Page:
Graduate Teaching Certificates
The GTC Requirements/Offerings have been updated for January 2021!
Graduate Teaching Certificate Program
- CTL Session Schedule:
- About This Program
- Program Registration
The Centre for Teaching and Learning (CTL) at Trent University welcomes graduate students to enroll in the Graduate Teaching Certificate (GTC) program. Often, graduate students come into their role as a teaching assistant (TA) without any formal training or experience. This can make their initial experience a point of significant stress and difficulty. The GTC was developed to help transition Graduate TAs into their role by providing an opportunity for developing professional teaching skills and expanding pedagogical knowledge. This is a free program facilitated by the CTL and members of the Trent University teaching community.
If you are interested and want to be added to the Blackboard Course for the GTC, please email firstname.lastname@example.org.
Winter 2021 Introduction to Graduate Teaching: Key Concepts, Considerations and Tools
Date: Tuesday February 2 9 am – 12 pm
- for more information and to register, please visit this workshop's webpage
The development of the GTC program was informed by the Framework for Teaching Assistance Competency Development, created by the Teaching Assistant Graduate Student Advancement (TAGSA) group of the Society of Teaching and Learning in Higher Education (STLHE) (Korpan, Le-May Sheffield, & Verwoord, 2015). This framework has identified competencies that articulate what being a capable TA looks like in terms of skills, performance, and responsibilities.
Reference: Korpan, C., Le-May Sheffield, S., & Verwoord, R. (2015). Teaching assistant competencies in Canada: Building a framework for practice together. CELT, 7, 219-230.
The purpose of the Graduate Teaching Certificate (GTC) is to provide graduate students with an opportunity to develop professional teaching skills and pedagogical knowledge. In successfully completing the certificate requirements, participants will be able to:
Identify their values, goals, and responsibilities as a TA within your discipline.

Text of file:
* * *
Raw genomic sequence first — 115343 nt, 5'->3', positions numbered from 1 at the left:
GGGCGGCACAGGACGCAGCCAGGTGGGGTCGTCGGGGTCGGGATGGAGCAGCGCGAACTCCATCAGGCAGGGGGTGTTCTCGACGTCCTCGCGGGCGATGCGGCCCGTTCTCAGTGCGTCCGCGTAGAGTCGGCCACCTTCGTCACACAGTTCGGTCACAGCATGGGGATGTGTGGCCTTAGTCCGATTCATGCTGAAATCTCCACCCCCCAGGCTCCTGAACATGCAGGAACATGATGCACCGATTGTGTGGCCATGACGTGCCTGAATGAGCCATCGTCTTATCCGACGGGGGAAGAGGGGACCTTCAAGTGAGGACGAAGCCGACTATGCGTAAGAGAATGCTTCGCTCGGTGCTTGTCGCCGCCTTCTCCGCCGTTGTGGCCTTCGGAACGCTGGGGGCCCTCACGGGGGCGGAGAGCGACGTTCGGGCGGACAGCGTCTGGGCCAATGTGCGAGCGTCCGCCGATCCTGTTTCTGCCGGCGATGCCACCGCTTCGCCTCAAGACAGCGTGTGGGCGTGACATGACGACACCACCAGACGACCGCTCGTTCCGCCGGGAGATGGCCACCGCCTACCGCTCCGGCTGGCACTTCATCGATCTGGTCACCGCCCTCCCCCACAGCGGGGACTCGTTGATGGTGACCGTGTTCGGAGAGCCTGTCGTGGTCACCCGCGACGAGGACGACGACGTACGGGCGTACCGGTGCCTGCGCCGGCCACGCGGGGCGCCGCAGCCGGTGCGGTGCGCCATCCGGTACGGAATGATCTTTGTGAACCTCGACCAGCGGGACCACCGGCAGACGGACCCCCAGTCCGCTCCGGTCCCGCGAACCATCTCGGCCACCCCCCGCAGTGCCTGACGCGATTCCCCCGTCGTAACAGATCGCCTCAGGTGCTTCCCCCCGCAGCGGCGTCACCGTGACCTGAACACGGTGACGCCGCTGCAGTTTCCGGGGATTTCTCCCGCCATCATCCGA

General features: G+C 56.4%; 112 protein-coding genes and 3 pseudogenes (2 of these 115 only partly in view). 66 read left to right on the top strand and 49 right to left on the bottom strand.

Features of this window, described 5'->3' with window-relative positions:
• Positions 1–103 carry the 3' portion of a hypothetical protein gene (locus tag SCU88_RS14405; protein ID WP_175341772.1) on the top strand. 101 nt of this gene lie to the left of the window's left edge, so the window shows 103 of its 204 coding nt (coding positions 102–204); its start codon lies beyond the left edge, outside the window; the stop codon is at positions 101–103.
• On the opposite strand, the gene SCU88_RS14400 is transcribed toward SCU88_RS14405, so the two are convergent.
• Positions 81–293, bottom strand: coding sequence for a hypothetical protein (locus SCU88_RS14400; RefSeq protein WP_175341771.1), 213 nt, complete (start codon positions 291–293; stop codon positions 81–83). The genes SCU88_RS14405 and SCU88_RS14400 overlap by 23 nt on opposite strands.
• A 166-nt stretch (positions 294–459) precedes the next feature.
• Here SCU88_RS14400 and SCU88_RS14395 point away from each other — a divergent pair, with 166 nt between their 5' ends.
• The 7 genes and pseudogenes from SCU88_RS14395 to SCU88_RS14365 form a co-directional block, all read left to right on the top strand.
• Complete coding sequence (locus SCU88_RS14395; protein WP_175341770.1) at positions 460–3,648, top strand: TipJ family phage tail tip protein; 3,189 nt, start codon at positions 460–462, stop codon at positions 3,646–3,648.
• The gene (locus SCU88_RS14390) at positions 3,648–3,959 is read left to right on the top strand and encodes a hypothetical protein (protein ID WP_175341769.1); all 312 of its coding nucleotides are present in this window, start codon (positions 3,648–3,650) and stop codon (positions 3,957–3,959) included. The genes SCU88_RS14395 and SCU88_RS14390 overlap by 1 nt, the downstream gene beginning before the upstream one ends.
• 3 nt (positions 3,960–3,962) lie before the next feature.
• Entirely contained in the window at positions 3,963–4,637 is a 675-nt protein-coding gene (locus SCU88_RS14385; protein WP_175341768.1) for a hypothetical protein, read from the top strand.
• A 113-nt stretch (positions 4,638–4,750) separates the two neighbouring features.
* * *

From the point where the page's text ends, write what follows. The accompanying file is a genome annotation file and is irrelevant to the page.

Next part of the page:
Gain effective teaching experience and create a teaching portfolio of this experience.
Seek out knowledge about pedagogy and teaching strategies that enhance your TA work.
Cultivate a positive learning environment that accommodates the learning needs of students.
Engage in reflective practice and recognize how this and other forms of feedback can inform your approach to TA work.
Develop professional teaching skills including interpersonal communication, time management, and conflict resolution.
New Requirements for January 2021
Participants in the Graduate Teaching Certificate (GTC) are required to fulfill three components: Online Modules, One Virtual Live CTL Session (Introduction to Graduate Teaching: Key Concepts, Considerations and Tools), and a Capstone Project. The certificate will require a total time commitment of 36 hours (in line with university recommendations for an academic course). Specific requirements for each component are highlighted below:
- LinkedIn Learning Online Modules
- Focus: Professional teaching skill development
- Platform: LinkedIn Learning
- Requirements: 6 out of 10 modules from Section 1
- Requirements: 6 out of 10 modules from Section 2
- Duration of Sessions: 1-2 hours
- Total Time Requirement: 30 hours approximately
- CTL Sessions:
- One Virtual Live CTL Session (Introduction to Graduate Teaching: Key Concepts, Considerations and Tools)
- Duration of Sessions: 3 hours
- Capstone Project:
- Facilitator(s): Independent work with help from CTL as needed
- Requirements: One (1) demonstrable piece of high impact practical work and a one (1) page reflection.
- Total Time Requirement: 5-10 hours
Note: Tracking of attendance and submission of the Capstone Project occurs through blackboard. If you would like to be added to the GTC course, please email email@example.com.
What is a Capstone Project?